Fact checked

What are Some Common Medical Causes of Aggression in Dogs?

Dog Care
2 minute read
The most common medical causes of aggression in dogs are hypothyroidism, hypoglycemia, and problems with the brain. The signs of...
Expert reviewed by:  
Written by:
Susana Bradford
Published on:  
September 7, 2022
Updated on:  
September 7, 2022

Aggression in dogs can have a medical base. Medically-induced aggression can result in growling, snapping, showing teeth and positioning the body in a dominant stance. Medical causes of aggression in dogs include hypothyroidism, hypoglycemia and brain inflammation.
Brain inflammation that occurs in conditions such as encephalitis is one of the most serious medical causes of aggression in dogs. Rabies and distemper are both types of viral encephalitis. In cases of brain inflammation due to diseases such as encephalitis, the aggression is usually a neurological reaction to the affect of the inflammation on the brain.

Hypoglycemia, or low blood sugar, is another possible cause of aggression and may or may not be related to diabetes. Dogs with low blood sugar may feel disoriented and strange. If they feel vulnerable, they may behave aggressively in order to avoid appearing weak. Dogs with low blood sugar may appear glassy-eyed with a staring look. Weakness or collapse may occur. A veterinarian can perform a simple blood test to diagnose hypoglycemia.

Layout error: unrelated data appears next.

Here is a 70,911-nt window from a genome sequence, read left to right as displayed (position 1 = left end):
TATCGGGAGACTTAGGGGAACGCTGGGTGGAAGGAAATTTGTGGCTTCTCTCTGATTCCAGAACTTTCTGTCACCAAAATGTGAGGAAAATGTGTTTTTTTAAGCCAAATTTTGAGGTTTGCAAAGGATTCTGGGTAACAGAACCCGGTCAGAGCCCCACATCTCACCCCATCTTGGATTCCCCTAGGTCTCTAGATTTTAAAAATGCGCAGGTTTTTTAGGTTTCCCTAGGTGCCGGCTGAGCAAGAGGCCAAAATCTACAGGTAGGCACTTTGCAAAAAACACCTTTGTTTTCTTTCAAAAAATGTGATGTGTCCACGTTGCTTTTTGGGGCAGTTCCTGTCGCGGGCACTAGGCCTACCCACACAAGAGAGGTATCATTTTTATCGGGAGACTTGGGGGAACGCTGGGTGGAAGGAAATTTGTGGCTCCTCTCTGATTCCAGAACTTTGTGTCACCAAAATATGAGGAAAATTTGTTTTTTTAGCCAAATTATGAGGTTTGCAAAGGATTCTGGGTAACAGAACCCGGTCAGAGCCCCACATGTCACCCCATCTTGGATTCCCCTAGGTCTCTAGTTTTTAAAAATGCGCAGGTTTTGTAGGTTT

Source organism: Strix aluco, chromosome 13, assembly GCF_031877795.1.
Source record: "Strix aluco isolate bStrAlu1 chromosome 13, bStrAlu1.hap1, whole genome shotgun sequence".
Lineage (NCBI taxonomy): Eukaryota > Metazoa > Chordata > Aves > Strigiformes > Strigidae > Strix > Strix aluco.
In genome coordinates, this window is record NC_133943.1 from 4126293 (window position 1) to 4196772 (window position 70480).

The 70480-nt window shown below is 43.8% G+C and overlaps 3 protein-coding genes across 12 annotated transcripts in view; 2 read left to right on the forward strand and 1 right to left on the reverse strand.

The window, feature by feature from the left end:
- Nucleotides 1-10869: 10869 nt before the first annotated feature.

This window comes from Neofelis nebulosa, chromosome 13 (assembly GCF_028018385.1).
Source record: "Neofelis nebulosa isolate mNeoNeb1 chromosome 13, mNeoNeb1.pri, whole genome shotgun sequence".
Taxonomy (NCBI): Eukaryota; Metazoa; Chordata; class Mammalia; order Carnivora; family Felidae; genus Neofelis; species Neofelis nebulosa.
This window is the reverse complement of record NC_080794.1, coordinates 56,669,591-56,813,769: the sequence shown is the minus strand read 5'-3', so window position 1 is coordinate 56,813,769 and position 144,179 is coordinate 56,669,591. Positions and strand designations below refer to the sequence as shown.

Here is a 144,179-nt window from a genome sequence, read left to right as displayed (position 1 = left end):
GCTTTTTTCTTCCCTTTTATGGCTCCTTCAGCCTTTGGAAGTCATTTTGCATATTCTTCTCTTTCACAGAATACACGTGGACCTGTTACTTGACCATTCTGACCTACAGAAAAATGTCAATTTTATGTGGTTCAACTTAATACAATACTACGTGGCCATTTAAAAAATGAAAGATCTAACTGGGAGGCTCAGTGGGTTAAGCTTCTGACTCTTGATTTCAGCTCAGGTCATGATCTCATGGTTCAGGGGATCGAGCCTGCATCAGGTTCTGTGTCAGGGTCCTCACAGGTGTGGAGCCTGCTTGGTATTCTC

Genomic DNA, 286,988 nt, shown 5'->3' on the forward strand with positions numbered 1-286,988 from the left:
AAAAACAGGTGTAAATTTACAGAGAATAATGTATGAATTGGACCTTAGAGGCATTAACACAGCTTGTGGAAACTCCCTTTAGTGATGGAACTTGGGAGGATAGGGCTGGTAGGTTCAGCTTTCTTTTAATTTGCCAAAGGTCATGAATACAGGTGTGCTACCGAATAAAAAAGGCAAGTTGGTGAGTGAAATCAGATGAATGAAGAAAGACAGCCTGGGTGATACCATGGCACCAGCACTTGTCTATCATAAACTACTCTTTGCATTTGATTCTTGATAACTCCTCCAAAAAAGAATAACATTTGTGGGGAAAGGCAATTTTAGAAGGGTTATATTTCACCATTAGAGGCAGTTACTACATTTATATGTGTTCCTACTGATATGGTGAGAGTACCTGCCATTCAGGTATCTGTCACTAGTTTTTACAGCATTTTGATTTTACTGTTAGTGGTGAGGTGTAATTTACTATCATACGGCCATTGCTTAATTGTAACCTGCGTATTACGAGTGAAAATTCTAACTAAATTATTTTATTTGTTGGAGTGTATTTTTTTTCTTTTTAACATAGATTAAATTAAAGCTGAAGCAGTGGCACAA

Hypothyroidism is one of the most common medical causes of aggression in dogs. Very low thyroid levels affect mood. Thyroid replacement therapy has worked to relieve aggression in dogs with hypothyroidism in some cases. Weight gain, lethargy and the loss of a large amount of hair are other symptoms of hypothyroidism.

causes of aggression in dogs

Over 50 different breeds and cross breeds are susceptible to hypothyroidism, and it is one of the most studied causes of dog aggression. Behavioral changes, especially aggression, are often the earliest signs of this condition. Even a dog that was once friendly to strangers may become aggressive if it has extremely low thyroid levels. A veterinarian can conduct a blood test to diagnose hypothyroidism.

Medical causes of aggression in dogs may sometimes be more subtle than growling and snapping. A dog may suddenly begin to stand on people's feet or block doorways as a way of exerting dominance. Cognitive Dysfunction Syndrome (CDS), sometimes called "dog's Alzheimer's disease," is thought to be another cause of aggression. CDS may lead to behavioral changes due to the loss of brain cells caused by brain degeneration.

For more information on pet care and other helpful resources, visit Pettable's blog.

Meet the author:
Susana Bradford

Susana is an avid animal lover and has been around animals her entire life, and has volunteered at several different animal shelters in Southern California. She has a loving family at home that consists of her husband, son, two dogs, and one cat. She enjoys trying new Italian recipes, playing piano, making pottery, and outdoor hiking with her family and dogs in her spare time.